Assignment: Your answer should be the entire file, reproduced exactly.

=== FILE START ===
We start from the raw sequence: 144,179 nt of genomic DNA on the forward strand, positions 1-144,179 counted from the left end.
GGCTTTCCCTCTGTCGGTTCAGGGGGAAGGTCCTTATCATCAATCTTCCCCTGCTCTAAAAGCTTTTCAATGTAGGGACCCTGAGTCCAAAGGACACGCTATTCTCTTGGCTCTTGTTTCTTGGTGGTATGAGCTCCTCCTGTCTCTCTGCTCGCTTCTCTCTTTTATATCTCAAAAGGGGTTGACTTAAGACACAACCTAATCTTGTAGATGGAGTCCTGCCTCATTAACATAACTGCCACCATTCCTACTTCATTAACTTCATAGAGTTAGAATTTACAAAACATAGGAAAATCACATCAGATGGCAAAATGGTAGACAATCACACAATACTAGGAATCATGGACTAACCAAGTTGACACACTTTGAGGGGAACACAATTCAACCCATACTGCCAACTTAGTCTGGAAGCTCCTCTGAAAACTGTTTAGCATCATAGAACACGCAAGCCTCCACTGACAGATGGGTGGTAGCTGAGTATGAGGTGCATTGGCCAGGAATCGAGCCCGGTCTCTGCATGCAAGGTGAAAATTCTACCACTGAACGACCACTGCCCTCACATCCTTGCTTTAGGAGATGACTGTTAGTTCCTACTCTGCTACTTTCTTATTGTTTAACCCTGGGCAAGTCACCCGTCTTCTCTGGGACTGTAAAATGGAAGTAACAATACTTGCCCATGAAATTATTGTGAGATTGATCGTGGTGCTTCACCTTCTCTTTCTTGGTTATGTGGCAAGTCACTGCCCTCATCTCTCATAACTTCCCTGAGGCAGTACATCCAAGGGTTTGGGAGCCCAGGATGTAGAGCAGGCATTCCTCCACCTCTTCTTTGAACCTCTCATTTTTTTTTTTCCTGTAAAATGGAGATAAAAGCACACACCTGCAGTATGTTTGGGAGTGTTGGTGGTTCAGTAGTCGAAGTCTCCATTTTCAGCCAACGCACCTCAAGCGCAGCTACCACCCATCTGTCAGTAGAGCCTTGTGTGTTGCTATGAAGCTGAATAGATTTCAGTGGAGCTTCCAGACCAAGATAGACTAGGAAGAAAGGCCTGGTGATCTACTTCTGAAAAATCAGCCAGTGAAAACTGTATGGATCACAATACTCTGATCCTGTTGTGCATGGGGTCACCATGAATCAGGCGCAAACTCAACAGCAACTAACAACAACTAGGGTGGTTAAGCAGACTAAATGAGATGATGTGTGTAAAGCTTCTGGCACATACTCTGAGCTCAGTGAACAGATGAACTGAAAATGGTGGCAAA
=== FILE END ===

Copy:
We start from the raw sequence: 144,179 nt of genomic DNA on the forward strand, positions 1-144,179 counted from the left end.
GGCTTTCCCTCTGTCGGTTCAGGGGGAAGGTCCTTATCATCAATCTTCCCCTGCTCTAAAAGCTTTTCAATGTAGGGACCCTGAGTCCAAAGGACACGCTATTCTCTTGGCTCTTGTTTCTTGGTGGTATGAGCTCCTCCTGTCTCTCTGCTCGCTTCTCTCTTTTATATCTCAAAAGGGGTTGACTTAAGACACAACCTAATCTTGTAGATGGAGTCCTGCCTCATTAACATAACTGCCACCATTCCTACTTCATTAACTTCATAGAGTTAGAATTTACAAAACATAGGAAAATCACATCAGATGGCAAAATGGTAGACAATCACACAATACTAGGAATCATGGACTAACCAAGTTGACACACTTTGAGGGGAACACAATTCAACCCATACTGCCAACTTAGTCTGGAAGCTCCTCTGAAAACTGTTTAGCATCATAGAACACGCAAGCCTCCACTGACAGATGGGTGGTAGCTGAGTATGAGGTGCATTGGCCAGGAATCGAGCCCGGTCTCTGCATGCAAGGTGAAAATTCTACCACTGAACGACCACTGCCCTCACATCCTTGCTTTAGGAGATGACTGTTAGTTCCTACTCTGCTACTTTCTTATTGTTTAACCCTGGGCAAGTCACCCGTCTTCTCTGGGACTGTAAAATGGAAGTAACAATACTTGCCCATGAAATTATTGTGAGATTGATCGTGGTGCTTCACCTTCTCTTTCTTGGTTATGTGGCAAGTCACTGCCCTCATCTCTCATAACTTCCCTGAGGCAGTACATCCAAGGGTTTGGGAGCCCAGGATGTAGAGCAGGCATTCCTCCACCTCTTCTTTGAACCTCTCATTTTTTTTTTTCCTGTAAAATGGAGATAAAAGCACACACCTGCAGTATGTTTGGGAGTGTTGGTGGTTCAGTAGTCGAAGTCTCCATTTTCAGCCAACGCACCTCAAGCGCAGCTACCACCCATCTGTCAGTAGAGCCTTGTGTGTTGCTATGAAGCTGAATAGATTTCAGTGGAGCTTCCAGACCAAGATAGACTAGGAAGAAAGGCCTGGTGATCTACTTCTGAAAAATCAGCCAGTGAAAACTGTATGGATCACAATACTCTGATCCTGTTGTGCATGGGGTCACCATGAATCAGGCGCAAACTCAACAGCAACTAACAACAACTAGGGTGGTTAAGCAGACTAAATGAGATGATGTGTGTAAAGCTTCTGGCACATACTCTGAGCTCAGTGAACAGATGAACTGAAAATGGTGGCAAA